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THE BATTLE OF THE AGES
Dan Jenkins
August 22, 1977
It was sudden death as 47-year-old Gene Littler faced 27-year-old Lanny Wadkins in the National PGA at Pebble Beach—and Lanny killed a dream
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August 22, 1977

The Battle Of The Ages

It was sudden death as 47-year-old Gene Littler faced 27-year-old Lanny Wadkins in the National PGA at Pebble Beach—and Lanny killed a dream

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Play golf at Pebble Beach only once or twice and you would miss Lanny's putt four inches to the right. It was hardly a tap-in. But Wadkins nailed it, and the leaping began. One leap. Two leaps. Three leaps. No, it wasn't the beer, he would say later on. It was the title.

For Wadkins, it was his second national championship. He took the U.S. Amateur in 1970, a title Littler had won 17 years before. Gene was a whiz kid of the '50s, and Wadkins was expected to be one of the '70s, but during the 1974 season he began to feel weak and bloated. "I would get tired and think it was because I was out of shape," he says. "I'd run and get even more tired. Then that December I had the operation." He fell from fifth on the money list in 1973 to 54th that year to 88th in 1975 with just $23,582. "I never played bad in my life until 1974," he says. "I didn't know what it was to play bad. I didn't know golf was so hard. I went from long and straight to short and crooked."

If Wadkins was the story on Sunday, the great groove scandal dominated talk earlier, diverting conversation from forest fires, the price of suede in Carmel, the water rations of the Lodge and where Joan Fontaine's house was located. It got to where a man would order a steak and be tempted to say, "I'd like that within .035 of medium, please." For the first couple of days of the tournament, physics shoved everything else aside.

The controversy began innocently and simply enough the week before, at the Greater Hartford Open. There was an interlude during the second round when players were stacked up on the 2nd tee, chatting and killing time by fooling around with each other's clubs, which is what pros do when they aren't complaining. As it happened, Jerry Heard looked at an iron belonging to young George Burns and said, "Nice looking club, George. Too bad it's illegal."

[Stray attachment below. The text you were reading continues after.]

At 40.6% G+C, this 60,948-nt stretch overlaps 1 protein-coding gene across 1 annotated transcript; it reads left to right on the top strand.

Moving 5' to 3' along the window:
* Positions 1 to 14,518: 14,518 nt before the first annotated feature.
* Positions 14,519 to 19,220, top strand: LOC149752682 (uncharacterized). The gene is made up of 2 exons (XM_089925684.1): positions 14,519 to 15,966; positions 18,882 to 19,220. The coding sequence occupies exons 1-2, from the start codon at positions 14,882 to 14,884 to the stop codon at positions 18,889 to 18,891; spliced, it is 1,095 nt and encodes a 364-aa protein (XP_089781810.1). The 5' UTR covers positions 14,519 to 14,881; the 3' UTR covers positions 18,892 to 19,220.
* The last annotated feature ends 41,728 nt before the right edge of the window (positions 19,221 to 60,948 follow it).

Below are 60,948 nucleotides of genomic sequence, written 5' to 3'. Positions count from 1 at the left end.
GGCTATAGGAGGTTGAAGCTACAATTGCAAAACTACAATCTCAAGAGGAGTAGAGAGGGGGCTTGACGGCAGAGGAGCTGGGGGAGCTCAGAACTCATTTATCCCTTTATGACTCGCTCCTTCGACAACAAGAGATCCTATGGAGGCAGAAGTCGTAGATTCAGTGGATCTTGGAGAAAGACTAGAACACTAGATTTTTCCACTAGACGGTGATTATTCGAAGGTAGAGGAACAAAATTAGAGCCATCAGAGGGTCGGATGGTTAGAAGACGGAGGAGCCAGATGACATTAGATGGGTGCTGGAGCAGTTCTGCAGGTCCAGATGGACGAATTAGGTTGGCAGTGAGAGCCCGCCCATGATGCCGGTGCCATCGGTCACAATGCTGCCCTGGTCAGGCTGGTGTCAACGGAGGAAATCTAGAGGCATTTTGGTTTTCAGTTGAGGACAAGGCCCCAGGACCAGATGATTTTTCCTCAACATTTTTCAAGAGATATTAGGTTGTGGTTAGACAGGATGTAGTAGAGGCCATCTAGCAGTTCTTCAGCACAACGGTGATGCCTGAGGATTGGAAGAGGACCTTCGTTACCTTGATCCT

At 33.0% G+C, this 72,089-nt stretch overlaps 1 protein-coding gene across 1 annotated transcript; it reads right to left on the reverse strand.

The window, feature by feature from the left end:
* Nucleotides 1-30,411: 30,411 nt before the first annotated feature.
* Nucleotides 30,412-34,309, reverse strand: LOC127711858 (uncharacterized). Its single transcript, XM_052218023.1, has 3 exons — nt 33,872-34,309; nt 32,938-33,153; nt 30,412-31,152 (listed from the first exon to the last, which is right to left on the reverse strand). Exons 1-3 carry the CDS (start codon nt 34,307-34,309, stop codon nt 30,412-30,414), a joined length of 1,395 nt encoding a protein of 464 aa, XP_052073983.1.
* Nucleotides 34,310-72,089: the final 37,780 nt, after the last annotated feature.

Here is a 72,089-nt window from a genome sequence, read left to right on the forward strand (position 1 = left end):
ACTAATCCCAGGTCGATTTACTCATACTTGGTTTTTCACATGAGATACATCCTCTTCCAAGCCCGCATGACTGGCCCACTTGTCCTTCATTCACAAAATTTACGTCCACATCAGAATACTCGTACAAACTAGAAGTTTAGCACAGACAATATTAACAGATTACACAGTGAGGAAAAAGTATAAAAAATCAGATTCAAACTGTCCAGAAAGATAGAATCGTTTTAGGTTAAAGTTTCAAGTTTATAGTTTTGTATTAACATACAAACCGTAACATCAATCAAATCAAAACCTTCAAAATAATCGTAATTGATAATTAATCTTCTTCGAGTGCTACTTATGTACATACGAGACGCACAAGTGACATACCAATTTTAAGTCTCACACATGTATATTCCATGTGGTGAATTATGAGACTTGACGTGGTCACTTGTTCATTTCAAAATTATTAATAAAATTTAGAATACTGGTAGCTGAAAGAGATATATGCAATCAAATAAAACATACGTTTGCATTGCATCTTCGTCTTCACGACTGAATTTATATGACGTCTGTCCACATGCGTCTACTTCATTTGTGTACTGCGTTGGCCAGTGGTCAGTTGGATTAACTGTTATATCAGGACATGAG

For as long as the game has been played, golfers have been needling one another about their clubs. Usually the comments are on the order of "Where'd you find that wedge? Why, you could back the ball down the highway toward Birmingham!" But Burns started to worry about the remark. He did not know that with the naked eye no one can determine the width of grooves in a golf club. "I don't know anything about golf clubs," Burns admitted at Pebble Beach. "I thought, 'Well, what if they are illegal? I don't want to win any money like that.' "

What Burns did next at Hartford was what turned the PGA into a scientific convention. He took his clubs to Deputy PGA Commissioner Clyde Mangum to have them examined. Mangum got out his gauge and he looked at the faces of Burns' clubs. The device told Mangum the grooves were too wide. How much? About the width of a baby's fingernail. Nevertheless, rules are rules, and Burns disqualified himself at Hartford.

A minor incident at the time, it seemed. Except that a few other pros use the same irons as Burns, clubs made by the Ram Corporation of Elk Grove Village, Ill. And those few other players happened to be Tom Watson, Raymond Floyd, Littler and Gary Player. At Pebble, the Ram troops took their clubs to Mangum's eyepiece. No rule says you have to. There had not been a club check that anyone could remember since the 1948 U.S. Open at Riviera.

Well, of course, Watson's were too wide (.037 instead of .035), Floyd's were too wide, several of Player's were too wide, but Littler's were O.K. Next, other competitors asked for a check. Nicklaus, for example. His clubs were fine. But Hale Irwin lost a couple of Wilson irons, John Lister lost some Australian-made irons, Tom Weiskopf was denied his wedge, and so on. Meanwhile, Watson had sent for the MacGregors he used to win the 1975 British Open. When they arrived, they, too, failed to meet specifications. Which is how it came to be that an hour before tee time on Thursday Watson wound up with a spare set of Roger Maltbie's MacGregors. "Anybody got any clubs?" Tom hollered on the putting green. "I'll take anything." Maltbie came through. And this was the set that Watson used in his opening 68, proving how much difference grooves make. He hit a total of eight practice shots with them.

All of this brought up the question of how clubs are made, what the grooves are good for, and why there are "specs" in the first place. Grooves basically are for control, and grooves on the short irons are there for backspin. Grooves can help get the ball up, which is good unless you want to keep the ball down in the wind. The rules governing grooves were adopted in 1941 by the USGA because certain guys had designed wedges that could make a golf ball dance with the Russian ballet.

But consider what happened after the 1948 club check at Riviera. In those days MacGregor had a powerhouse staff including Ben Hogan and Byron Nelson. Before that Open all of the MacGregor irons had to be filed down. With that disadvantage, Hogan shot 276 and broke the Open record by five strokes. Grooves have little to do with drivers and putters, and those clubs have always been where the money and titles are.

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